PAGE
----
With around 10,000 bird species to look at, it should come as no surprise that birdwatching (or ‘birding’) has become one of the more popular nature-related hobbies. Our feathered friends are generally easier to see than other animals, many are brightly coloured, and they can be encountered wherever you travel. Nevertheless, just as certain hotels stand out from a crowd of accommodations, some places are far better for birdwatching than others. The following is a list of the top ten places for birdwatching in the world. Some sites are easier to get to than others but all promise a fantastic birdwatching experience. In no particular order they are:
Over 15,000 square kilometres of pristine tropical forests that protect a variety of habitats and an astounding 1,000 plus species of birds puts Manu National Park on this list. Although much of the park is inaccessible, most of the birds can be seen along a road that descends from tundra-like habitats at 4,000 meters to lowland Amazonian rain forest at 150 meters above sea level.
Yes, you read that correctly. The southern tip of one of the most densely populated states in the USA also happens to be one of the best birdwatching places on Earth. Cape May earns this distinction by merit of being situated smack in the middle of a major migration flyway. As a result, millions of hawks, shorebirds, seabirds, and songbirds pass through Cape May every autumn.
The nearly 20,000 square kilometres of this game reserve provide savannah and grassland habitats for over 500 species of birds. Many of them are easy to see and include spectacular species such as glossy starlings, Southern Ground-Hornbill, and Martial Eagle. While watching hundreds of species of birds, visitors will also get their fill of African Elephants, White (Square-lipped) Rhinos, Lions, and dozens of other mammal species.
Ecuador, as a whole, has become one of the top destinations for world birders. The western part of Pichincha Province is especially popular for birdwatching, and with good reason. Easily accessible reserves and birder friendly lodging provide access to lush cloud forests with dozens of glittering tanagers and exquisite hummingbirds.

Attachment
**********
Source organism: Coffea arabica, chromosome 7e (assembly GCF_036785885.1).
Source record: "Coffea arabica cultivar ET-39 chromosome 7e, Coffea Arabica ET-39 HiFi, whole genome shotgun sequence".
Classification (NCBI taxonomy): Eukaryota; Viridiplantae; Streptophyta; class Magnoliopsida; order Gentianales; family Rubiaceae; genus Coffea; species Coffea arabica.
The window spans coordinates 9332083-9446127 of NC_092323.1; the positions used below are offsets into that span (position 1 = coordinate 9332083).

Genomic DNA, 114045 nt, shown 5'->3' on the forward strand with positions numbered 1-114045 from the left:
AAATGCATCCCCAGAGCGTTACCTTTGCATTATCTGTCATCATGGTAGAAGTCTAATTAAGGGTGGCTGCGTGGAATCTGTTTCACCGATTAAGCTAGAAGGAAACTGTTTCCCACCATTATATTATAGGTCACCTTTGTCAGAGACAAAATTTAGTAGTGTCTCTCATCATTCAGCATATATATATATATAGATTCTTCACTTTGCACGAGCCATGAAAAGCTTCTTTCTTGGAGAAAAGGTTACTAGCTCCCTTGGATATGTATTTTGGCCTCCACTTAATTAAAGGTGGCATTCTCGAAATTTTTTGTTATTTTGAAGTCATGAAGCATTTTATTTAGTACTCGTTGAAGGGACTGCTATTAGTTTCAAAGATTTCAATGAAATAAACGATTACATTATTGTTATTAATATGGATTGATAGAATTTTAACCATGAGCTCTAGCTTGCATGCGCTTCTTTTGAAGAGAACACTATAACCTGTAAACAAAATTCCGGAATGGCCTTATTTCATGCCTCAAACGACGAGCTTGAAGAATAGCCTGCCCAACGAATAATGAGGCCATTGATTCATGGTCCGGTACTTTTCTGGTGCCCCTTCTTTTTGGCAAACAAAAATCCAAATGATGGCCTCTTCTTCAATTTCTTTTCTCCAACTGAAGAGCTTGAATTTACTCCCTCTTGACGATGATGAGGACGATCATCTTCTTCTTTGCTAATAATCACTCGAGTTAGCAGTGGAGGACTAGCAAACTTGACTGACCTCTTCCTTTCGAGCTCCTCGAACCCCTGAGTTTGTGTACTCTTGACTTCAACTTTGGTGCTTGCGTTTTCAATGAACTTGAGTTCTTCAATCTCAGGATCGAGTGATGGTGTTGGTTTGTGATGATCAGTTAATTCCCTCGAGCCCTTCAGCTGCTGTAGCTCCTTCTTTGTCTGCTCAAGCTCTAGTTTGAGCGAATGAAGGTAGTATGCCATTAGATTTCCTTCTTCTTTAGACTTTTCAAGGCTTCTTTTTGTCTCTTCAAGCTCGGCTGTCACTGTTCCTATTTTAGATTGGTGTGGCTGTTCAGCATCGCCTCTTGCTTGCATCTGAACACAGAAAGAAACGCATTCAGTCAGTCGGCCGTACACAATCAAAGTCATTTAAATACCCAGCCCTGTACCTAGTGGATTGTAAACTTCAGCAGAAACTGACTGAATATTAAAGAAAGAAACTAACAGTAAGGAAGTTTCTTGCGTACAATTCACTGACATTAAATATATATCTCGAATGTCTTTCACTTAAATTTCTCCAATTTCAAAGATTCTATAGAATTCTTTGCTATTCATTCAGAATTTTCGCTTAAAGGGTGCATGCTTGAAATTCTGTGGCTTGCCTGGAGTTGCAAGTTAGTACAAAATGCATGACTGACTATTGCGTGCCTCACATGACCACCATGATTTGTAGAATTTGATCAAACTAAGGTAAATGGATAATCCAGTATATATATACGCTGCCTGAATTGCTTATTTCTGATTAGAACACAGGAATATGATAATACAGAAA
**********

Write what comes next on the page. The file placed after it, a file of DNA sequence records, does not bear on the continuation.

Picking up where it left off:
The extensive marshes and woodlands of Coto Doñana National Park in Southern Spain harbour some of the rarest bird species in Europe, in addition to thousands of Greater Flamingos, Harriers, ducks, and other aquatic birds. Other sites in Andalucia and Extremadura also provide birdwatchers with views of migrating storks and raptors, and a number of localized species.
The island of Borneo has a high level of biodiversity that includes hundreds of spectacular bird species. Shared by Indonesia, Malaysia, and The Sultanate of Brunei, the most accessible forests are in the north-eastern part of the island on Malaysian territory. This is where birdwatchers usually focus their efforts to look for hornbills, broadbills, pittas, storks, kingfishers, and nearly 40 species that occur nowhere else.
The high number of exotic and incredible looking birds that live in Papua New Guinea put this country on the top-ten list of places for birdwatching. Much of the forests are inaccessible but there are a few eco-lodges that provide outstanding birdwatching and the chance to see several species of Birds of Paradise.
Situated in north-eastern Australia, the city of Cairns is an excellent place to use as a base for watching birds in the nearby Daintree Rainforest and Atherton Tablelands. After looking for the 400 plus bird species that make their home in these ancient rainforests, birdwatchers can enjoy easy views of the thousands of wintering shorebirds that occur along the city’s esplanade.
Large areas of lowland rainforest are protected and left in place around the Panama Canal to help counter the effects of erosion. For the birdwatcher, they also provide a goldmine of biodiversity and fantastic rainforest birding close to Panama City. The Canopy Tower in particular has become one of the best known birding hotels in the world.
The forests that grow on the flanks of the Himalayan Mountains are one of the Earth’s biodiversity hotspots. Sadly, many areas have been deforested and it has thus become difficult for birdwatchers to access pristine habitats. The kingdom of Bhutan, however, protects large areas of primeval forest and the birding is absolutely fantastic.
(Image by luc.viatour on Flickr)